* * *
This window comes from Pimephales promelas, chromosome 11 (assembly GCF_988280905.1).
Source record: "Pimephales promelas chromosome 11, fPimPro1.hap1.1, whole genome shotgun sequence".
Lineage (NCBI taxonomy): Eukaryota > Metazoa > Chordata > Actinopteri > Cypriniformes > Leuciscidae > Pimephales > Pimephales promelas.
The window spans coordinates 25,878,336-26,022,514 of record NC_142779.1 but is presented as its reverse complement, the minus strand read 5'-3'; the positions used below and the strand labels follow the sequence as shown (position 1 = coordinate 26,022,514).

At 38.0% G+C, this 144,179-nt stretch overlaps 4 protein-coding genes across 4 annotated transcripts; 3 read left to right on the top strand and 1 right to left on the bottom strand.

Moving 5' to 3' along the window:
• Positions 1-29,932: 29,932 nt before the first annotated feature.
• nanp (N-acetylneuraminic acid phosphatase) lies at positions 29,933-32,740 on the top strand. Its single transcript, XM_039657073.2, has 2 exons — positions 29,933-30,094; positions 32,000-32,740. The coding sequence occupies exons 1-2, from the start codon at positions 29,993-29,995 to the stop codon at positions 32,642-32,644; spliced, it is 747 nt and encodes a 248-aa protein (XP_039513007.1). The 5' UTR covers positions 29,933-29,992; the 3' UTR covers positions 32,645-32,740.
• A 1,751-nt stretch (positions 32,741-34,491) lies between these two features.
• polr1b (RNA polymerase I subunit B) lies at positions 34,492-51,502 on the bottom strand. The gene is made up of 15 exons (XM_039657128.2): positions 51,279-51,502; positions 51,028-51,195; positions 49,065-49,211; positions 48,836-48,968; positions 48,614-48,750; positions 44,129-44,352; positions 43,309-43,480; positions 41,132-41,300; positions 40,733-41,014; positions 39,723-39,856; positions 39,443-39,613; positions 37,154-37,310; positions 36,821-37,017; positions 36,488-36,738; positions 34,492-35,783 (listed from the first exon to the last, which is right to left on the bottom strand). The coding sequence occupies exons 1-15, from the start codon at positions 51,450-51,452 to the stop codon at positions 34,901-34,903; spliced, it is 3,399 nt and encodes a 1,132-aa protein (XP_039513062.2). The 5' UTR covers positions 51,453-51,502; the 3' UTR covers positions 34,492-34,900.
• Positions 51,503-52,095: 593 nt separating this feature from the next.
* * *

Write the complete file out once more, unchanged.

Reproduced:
This window comes from Pimephales promelas, chromosome 11 (assembly GCF_988280905.1).
Source record: "Pimephales promelas chromosome 11, fPimPro1.hap1.1, whole genome shotgun sequence".
Lineage (NCBI taxonomy): Eukaryota > Metazoa > Chordata > Actinopteri > Cypriniformes > Leuciscidae > Pimephales > Pimephales promelas.
The window spans coordinates 25,878,336-26,022,514 of record NC_142779.1 but is presented as its reverse complement, the minus strand read 5'-3'; the positions used below and the strand labels follow the sequence as shown (position 1 = coordinate 26,022,514).

At 38.0% G+C, this 144,179-nt stretch overlaps 4 protein-coding genes across 4 annotated transcripts; 3 read left to right on the top strand and 1 right to left on the bottom strand.

Moving 5' to 3' along the window:
• Positions 1-29,932: 29,932 nt before the first annotated feature.
• nanp (N-acetylneuraminic acid phosphatase) lies at positions 29,933-32,740 on the top strand. Its single transcript, XM_039657073.2, has 2 exons — positions 29,933-30,094; positions 32,000-32,740. The coding sequence occupies exons 1-2, from the start codon at positions 29,993-29,995 to the stop codon at positions 32,642-32,644; spliced, it is 747 nt and encodes a 248-aa protein (XP_039513007.1). The 5' UTR covers positions 29,933-29,992; the 3' UTR covers positions 32,645-32,740.
• A 1,751-nt stretch (positions 32,741-34,491) lies between these two features.
• polr1b (RNA polymerase I subunit B) lies at positions 34,492-51,502 on the bottom strand. The gene is made up of 15 exons (XM_039657128.2): positions 51,279-51,502; positions 51,028-51,195; positions 49,065-49,211; positions 48,836-48,968; positions 48,614-48,750; positions 44,129-44,352; positions 43,309-43,480; positions 41,132-41,300; positions 40,733-41,014; positions 39,723-39,856; positions 39,443-39,613; positions 37,154-37,310; positions 36,821-37,017; positions 36,488-36,738; positions 34,492-35,783 (listed from the first exon to the last, which is right to left on the bottom strand). The coding sequence occupies exons 1-15, from the start codon at positions 51,450-51,452 to the stop codon at positions 34,901-34,903; spliced, it is 3,399 nt and encodes a 1,132-aa protein (XP_039513062.2). The 5' UTR covers positions 51,453-51,502; the 3' UTR covers positions 34,492-34,900.
• Positions 51,503-52,095: 593 nt separating this feature from the next.